Why QR Codes Won’t Last





Mashable OP-ED: This post reflects the opinions of the author and not necessarily those of Mashable as a publication.

Jon Barocas is the founder and CEO of bieMEDIA, a Denver-based online marketing and media solutions company that specializes in video content production and distribution, mobile visual search, technology platforms, SEO, VSEO and more.

Like most technology fans, I am always ready and willing to try any technology that promises to simplify my life. QR codes seemed to present an accessible and uniform way for people with smart devices to interact with advertising, marketing and media. Those little squares of code seemed to open a world of opportunity and potential. But after using them for a length of time, I shifted my perspective.

My initial honeymoon with QR codes was very short-lived. The initial rush that I had received from trying to frame the code on my device had lost its luster. I started to view QR codes as a barrier to additional information. And in many instances, the rewards (whatever I received as a result of scanning the code) did not measure up to the effort of the transaction itself.

Consider a recent study by comScore, which states that only 14 million American mobile device users have have interacted with a QR code. In essence, less than 5% of the American public has scanned a QR code. So where’s the disconnect?

Inadequate technology, lack of education and a perceived dearth of value from QR codes are just three of the reasons mobile barcodes are not clicking with Americans. But it goes deeper than that.

Humans are visual animals. We have visceral reactions to images that a QR code can never evoke; what we see is directly linked to our moods, our purchasing habits and our behaviors. It makes sense, then, that a more visual alternative to QR codes would not only be preferable to consumers, but would most likely stimulate more positive responses to their presence.


The QR Alternative


Enter mobile visual search (MVS). With MVS, you simply point at a product or logo and shoot a picture with your smartphone’s built-in camera. Within seconds, the MVS application will provide product or company information, or even the option to make a purchase right then and there on your mobile device.

MVS is a far more compelling and interactive tool to enable mobile marketing and commerce. In today’s increasingly mobile world, instant gratification is the norm, and taking the extra step of finding a QR code scanner on your mobile device no longer makes sense. With MVS, you are interacting with images that are familiar and desirable, not a square of code that elicits no reaction.

The opportunities are boundless with MVS. Unlike two-dimensional barcodes and QR codes, MVS will have wrap-around and three-dimensional recognition capabilities. Even traditional advertising will be revitalized with MVS. For example, picture an interactive print campaign that incorporates MVS as part of a competition or game. Marketers can offer instant gratification in the form of videos, mobile links, coupons or discounts as incentive for taking the best pictures of a particular product or logo.

The world has already started to migrate to MVS. For example, companies in Argentina and South Korea currently allow commuters waiting for subways or buses to view images of groceries or office supplies. Embedded within these images are recognitions triggers: Smartphone users place and pay for an order to be delivered or picked up within minutes.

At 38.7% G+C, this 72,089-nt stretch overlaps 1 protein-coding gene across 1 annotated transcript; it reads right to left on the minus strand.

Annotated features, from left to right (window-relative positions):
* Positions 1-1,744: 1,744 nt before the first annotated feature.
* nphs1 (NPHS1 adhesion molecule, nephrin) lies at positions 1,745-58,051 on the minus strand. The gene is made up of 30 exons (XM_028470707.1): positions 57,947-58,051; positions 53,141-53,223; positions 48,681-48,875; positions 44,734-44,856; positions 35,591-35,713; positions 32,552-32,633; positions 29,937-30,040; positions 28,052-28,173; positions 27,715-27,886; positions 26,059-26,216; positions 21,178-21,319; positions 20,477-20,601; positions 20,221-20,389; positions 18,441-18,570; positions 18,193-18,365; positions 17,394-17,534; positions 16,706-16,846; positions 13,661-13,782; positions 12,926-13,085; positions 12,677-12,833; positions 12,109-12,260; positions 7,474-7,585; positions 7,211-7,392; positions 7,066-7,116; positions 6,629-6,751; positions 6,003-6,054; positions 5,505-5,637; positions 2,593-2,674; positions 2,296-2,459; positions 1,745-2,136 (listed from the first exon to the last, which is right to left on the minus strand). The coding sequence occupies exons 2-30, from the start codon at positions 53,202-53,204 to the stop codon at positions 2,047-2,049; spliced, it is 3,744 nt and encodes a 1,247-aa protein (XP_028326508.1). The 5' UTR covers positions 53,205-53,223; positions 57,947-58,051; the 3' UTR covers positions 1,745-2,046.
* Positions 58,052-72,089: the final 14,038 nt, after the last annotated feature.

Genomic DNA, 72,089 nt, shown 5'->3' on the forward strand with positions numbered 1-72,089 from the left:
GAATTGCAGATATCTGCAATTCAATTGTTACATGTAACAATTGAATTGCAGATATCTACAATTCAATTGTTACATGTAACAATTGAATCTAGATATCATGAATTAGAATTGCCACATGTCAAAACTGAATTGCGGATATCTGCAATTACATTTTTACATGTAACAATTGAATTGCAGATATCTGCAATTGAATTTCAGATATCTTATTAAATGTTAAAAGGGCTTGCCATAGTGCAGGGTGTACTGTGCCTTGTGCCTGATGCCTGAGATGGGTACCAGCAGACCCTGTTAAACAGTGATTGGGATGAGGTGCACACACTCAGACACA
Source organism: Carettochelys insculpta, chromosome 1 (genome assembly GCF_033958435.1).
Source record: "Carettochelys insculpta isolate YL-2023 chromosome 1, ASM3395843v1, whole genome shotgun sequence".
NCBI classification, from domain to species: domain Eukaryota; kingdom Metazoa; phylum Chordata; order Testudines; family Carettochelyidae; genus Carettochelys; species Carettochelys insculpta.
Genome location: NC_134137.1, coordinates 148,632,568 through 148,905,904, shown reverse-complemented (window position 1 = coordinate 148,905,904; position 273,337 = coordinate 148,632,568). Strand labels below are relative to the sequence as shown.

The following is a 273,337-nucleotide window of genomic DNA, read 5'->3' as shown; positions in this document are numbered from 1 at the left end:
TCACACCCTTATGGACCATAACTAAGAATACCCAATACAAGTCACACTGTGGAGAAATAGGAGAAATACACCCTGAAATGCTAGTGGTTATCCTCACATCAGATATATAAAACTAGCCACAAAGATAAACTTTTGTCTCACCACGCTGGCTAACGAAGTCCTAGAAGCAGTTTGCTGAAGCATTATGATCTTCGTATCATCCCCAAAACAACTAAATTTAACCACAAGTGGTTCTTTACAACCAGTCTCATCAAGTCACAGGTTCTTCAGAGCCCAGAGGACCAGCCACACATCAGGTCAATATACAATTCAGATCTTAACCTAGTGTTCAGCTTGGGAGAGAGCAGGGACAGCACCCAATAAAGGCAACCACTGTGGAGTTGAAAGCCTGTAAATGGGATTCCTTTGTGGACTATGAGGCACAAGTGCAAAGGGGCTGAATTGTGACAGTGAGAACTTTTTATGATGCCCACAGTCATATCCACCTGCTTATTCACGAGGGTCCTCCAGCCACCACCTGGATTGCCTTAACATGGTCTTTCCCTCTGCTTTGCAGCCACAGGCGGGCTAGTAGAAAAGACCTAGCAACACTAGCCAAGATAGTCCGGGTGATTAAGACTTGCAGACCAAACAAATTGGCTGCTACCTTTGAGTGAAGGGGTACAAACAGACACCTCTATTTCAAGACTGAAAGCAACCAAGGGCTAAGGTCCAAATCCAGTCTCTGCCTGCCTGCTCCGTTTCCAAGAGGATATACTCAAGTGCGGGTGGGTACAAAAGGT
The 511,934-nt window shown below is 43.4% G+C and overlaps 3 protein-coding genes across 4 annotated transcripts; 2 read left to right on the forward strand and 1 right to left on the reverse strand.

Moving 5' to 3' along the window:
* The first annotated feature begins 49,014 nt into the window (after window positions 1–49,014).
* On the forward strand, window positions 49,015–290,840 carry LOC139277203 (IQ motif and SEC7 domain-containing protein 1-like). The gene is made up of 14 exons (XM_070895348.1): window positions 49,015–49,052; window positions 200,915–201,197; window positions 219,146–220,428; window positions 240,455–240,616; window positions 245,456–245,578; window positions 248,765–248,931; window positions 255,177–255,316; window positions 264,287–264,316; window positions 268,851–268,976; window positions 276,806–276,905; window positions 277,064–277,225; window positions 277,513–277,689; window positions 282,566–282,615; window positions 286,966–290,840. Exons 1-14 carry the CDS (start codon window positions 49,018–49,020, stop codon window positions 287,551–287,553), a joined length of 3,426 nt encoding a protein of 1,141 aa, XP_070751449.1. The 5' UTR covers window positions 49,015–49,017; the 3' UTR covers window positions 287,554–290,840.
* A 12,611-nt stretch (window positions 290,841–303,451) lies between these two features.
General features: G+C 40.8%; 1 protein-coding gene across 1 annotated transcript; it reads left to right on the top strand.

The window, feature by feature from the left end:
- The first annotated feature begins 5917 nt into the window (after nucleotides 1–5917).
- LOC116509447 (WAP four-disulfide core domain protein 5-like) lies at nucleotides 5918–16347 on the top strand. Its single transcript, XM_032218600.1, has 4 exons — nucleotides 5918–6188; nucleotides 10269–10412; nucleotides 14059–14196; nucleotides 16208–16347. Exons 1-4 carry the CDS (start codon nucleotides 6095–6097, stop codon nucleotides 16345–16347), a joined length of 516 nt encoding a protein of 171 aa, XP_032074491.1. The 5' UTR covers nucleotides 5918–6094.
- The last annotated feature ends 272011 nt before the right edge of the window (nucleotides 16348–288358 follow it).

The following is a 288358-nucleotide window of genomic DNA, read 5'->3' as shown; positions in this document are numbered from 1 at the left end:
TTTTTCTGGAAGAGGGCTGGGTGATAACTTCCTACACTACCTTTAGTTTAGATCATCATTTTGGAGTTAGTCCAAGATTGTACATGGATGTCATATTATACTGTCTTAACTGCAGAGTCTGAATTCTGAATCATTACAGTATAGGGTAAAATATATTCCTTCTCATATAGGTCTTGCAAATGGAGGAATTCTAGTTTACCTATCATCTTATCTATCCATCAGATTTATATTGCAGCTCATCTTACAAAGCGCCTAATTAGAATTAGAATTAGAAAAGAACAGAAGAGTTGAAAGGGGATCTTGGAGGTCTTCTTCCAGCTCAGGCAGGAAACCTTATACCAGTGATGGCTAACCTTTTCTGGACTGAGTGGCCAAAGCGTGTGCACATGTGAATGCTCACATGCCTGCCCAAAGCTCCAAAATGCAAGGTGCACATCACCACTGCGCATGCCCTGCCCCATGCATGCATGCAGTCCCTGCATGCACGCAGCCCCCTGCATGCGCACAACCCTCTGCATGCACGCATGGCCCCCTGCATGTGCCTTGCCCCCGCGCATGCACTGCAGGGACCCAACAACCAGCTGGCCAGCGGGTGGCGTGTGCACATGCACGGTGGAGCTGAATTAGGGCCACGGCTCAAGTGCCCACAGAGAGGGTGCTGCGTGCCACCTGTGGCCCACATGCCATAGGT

Also, MVS can cash in on word-of-mouth marketing. Marketers will seamlessly link their campaigns to social networks so consumers can share photos and rewards, such as vouchers, coupons or music downloads, with their friends and followers.


QR Code Security Risks


In addition to being a more versatile medium, mobile visual search is also more secure than QR code technology. Cybercriminals are able to cloak smartphone QR code attacks due to the nature of the technology — QR codes’ entire purpose is to store data within the code. There is no way to know where that code is going to take you: a legitimate website, infected site, malicious app or a phishing site. MVS’s encryption modality will eliminate the opportunity for malicious code to download to your smartphone.

Recently, there have been documented cases of QR code misuse and abuse around the globe. For instance, infected QR codes can download an app that embeds a hidden SMS texting charge in your monthly cellphone bill. QR codes can also be used to gain full access to a smartphone — Internet access, camera, GPS, read/write local storage and contact data. All of the data from a smartphone can be downloaded and stolen, putting the user at risk for identity theft — without the user noticing.

Mobile visual search is a safer and more secure technology that can provide more information and content than a QR code, without as many security risks. By focusing on real-world objects and images rather than code, MVS lessens the risk of a virus or Trojan attack.

Safety, security and versatility — there are many reasons that MVS will supplant QR codes. However, there is one important, largely overlooked reason to favor MVS over QR codes: For the first time, we will be able connect with our actual surroundings in a truly interactive way. We will be able to provide a virtual marketplace that is familiar and accessible. Humanizing this interaction and making it more visual are the foundations of MVS’s imminent success.

Image courtesy of iStockphoto, youngvet

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